TEHRAN, Iran — Iran is ready to show flexibility at nuclear talks to ease Western concerns over its contentious nuclear program, its foreign ministry spokesman said on Saturday, as tensions rise in the standoff between the Islamic Republic, Israel and the West.
The remarks by Ramin Mehmanparast, published by the official IRNA news agency, underscore Tehran's push to resume talks with world powers as Western sanctions squeeze the economy tighter and the European Union weighs a boycott of Iranian natural gas.
"Iran is ready to show flexibility to remove concerns within a legal framework but such measures should be reciprocal," Mehmanparast was quoted as saying. "The other party needs to take measures to fully recognize Iran's nuclear rights and Iran's enrichment for peaceful purposes."
The five members of the U.N. Security Council, plus Germany and Iran, aim to resume high-level talks that were suspended in June. The countries want the Islamic Republic to stop enriching uranium to 20 percent purity because at that level the material can be quickly turned into fuel for nuclear weapons.
Iran has indicated it is ready to stop the higher enrichment if sanctions are lifted and its right to enrich is recognized. The U.S. and its allies accuse Iran of seeking to develop a nuclear weapon, a charge Tehran denies.
Earlier, the country's supreme leader said Iran would defeat its adversaries, who he said are using sanctions, military threats and clandestine operations in an attempt to make Tehran back down on its nuclear program.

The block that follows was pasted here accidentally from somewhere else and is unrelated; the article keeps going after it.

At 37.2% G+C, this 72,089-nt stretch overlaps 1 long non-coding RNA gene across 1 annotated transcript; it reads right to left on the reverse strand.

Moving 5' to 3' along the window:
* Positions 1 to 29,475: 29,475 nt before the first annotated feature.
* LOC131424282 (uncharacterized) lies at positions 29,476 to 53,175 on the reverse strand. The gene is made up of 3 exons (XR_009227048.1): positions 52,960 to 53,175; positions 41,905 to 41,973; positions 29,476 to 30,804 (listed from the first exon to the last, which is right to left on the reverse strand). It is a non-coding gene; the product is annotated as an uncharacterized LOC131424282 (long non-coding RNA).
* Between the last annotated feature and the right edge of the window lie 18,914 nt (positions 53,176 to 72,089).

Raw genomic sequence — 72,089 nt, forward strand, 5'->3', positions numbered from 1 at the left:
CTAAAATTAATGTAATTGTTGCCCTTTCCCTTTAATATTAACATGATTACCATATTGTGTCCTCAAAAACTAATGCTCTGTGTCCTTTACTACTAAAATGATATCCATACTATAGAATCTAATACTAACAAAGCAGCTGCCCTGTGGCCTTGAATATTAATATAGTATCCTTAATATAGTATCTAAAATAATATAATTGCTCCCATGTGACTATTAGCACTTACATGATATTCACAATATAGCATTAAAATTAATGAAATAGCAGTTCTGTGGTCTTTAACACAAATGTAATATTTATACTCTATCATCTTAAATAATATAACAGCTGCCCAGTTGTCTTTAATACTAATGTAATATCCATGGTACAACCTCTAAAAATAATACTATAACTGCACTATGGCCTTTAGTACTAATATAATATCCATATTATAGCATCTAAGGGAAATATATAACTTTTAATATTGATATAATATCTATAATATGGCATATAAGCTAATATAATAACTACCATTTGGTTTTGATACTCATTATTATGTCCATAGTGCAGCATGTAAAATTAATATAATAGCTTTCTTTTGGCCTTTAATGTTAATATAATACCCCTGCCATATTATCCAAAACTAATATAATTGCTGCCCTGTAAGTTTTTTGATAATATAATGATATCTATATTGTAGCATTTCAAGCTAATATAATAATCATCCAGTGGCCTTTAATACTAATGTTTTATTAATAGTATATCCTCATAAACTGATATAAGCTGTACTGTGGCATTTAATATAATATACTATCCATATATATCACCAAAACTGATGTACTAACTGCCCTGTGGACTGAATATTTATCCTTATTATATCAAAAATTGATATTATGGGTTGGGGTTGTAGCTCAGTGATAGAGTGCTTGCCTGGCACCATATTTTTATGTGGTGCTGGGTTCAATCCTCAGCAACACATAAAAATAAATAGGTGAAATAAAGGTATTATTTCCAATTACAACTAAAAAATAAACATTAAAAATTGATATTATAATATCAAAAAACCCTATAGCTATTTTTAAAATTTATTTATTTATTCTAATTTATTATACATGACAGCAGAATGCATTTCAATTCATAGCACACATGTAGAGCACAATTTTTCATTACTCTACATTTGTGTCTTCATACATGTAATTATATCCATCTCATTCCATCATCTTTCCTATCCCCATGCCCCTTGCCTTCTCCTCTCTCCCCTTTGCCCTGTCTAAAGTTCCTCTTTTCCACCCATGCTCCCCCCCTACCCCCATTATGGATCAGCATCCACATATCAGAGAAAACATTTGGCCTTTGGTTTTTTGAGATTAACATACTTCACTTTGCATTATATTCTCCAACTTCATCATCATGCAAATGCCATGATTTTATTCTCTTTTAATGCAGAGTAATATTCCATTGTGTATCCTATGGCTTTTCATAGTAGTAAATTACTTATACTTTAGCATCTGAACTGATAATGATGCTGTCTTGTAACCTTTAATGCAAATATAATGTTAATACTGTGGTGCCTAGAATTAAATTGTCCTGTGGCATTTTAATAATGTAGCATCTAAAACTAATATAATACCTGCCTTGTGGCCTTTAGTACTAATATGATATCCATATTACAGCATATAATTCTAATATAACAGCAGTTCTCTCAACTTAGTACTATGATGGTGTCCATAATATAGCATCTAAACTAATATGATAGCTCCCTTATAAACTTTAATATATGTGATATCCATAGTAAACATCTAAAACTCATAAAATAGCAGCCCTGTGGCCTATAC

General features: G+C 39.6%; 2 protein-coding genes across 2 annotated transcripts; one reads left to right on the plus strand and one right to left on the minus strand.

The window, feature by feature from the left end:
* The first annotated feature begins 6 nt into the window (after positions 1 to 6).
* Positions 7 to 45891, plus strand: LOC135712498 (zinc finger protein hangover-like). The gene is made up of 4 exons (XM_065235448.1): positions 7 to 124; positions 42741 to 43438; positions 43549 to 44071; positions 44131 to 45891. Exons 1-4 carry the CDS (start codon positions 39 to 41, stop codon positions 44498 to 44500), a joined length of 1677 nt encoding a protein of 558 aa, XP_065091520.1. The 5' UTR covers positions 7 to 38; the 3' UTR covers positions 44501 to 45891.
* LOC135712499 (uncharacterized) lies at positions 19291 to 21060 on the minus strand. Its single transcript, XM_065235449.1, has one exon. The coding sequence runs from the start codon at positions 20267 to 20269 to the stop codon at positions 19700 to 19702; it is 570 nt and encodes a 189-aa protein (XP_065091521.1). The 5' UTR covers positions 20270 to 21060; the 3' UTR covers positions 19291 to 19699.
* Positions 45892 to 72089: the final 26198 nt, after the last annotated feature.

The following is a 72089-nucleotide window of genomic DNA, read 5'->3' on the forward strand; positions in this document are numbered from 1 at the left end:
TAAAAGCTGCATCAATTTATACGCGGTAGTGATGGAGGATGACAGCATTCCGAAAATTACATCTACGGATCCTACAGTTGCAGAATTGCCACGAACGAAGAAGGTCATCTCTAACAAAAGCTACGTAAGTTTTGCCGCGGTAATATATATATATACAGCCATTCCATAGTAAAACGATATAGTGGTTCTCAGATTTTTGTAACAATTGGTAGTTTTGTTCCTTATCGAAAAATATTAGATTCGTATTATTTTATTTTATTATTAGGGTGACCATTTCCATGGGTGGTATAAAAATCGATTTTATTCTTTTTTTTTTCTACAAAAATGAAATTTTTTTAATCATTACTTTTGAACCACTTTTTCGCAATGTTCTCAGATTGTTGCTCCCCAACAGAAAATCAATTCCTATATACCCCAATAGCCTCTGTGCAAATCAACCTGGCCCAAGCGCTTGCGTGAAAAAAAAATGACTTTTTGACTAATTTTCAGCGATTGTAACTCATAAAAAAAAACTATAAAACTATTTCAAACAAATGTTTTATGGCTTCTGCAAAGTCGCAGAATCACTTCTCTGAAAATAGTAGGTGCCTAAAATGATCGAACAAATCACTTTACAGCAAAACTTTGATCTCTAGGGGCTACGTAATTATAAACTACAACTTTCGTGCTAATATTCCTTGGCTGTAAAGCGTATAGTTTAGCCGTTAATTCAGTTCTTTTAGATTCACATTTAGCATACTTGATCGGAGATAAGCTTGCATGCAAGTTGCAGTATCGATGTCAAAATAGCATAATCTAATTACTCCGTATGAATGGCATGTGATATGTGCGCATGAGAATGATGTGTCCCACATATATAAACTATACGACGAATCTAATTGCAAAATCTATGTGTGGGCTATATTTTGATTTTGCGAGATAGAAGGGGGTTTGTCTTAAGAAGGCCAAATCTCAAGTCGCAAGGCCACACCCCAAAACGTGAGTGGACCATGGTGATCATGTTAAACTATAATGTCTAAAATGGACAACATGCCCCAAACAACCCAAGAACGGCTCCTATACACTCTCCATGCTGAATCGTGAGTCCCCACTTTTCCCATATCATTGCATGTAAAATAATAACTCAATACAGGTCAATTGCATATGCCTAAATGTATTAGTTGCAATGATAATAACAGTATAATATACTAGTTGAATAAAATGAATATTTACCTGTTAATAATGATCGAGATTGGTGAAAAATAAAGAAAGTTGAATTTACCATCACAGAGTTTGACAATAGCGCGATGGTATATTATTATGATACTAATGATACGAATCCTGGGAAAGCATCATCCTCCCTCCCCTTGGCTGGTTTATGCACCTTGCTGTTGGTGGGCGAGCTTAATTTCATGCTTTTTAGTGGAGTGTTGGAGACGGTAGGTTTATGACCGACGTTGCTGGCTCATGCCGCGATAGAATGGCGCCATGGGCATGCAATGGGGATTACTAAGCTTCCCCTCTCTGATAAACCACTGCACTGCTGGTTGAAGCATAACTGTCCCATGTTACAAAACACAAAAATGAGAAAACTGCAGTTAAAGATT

Ayatollah Ali Khamenei's remarks follow a precipitous decline in the country's currency linked to economic sanctions imposed by the West, as well as remarks by Defense Secretary Leon Panetta highlighting the possibility of a cyberwar between Iran and the United States.
"We should not neglect the enemy. The enemy enters through various ways. One day it's talk of sanctions. Another day it's talk of military aggression. And one day, it's talk of soft war ... We have to be vigilant," state TV quoted Khamenei as saying during a speech in the northeast.
Western powers are pursuing a two-pronged strategy of sanctions and diplomacy to try to force Tehran to halt uranium enrichment, a technology that can be used to produce nuclear fuel or materials for use in a warhead.
But the West has not ruled out the possibility of military strikes against Iranian nuclear facilities, and Panetta made a pointed warning on Thursday that Washington will strike back against a cyberattack, underscoring the Obama administration's growing concern that Iran could be the first country to unleash cyberterrorism on America.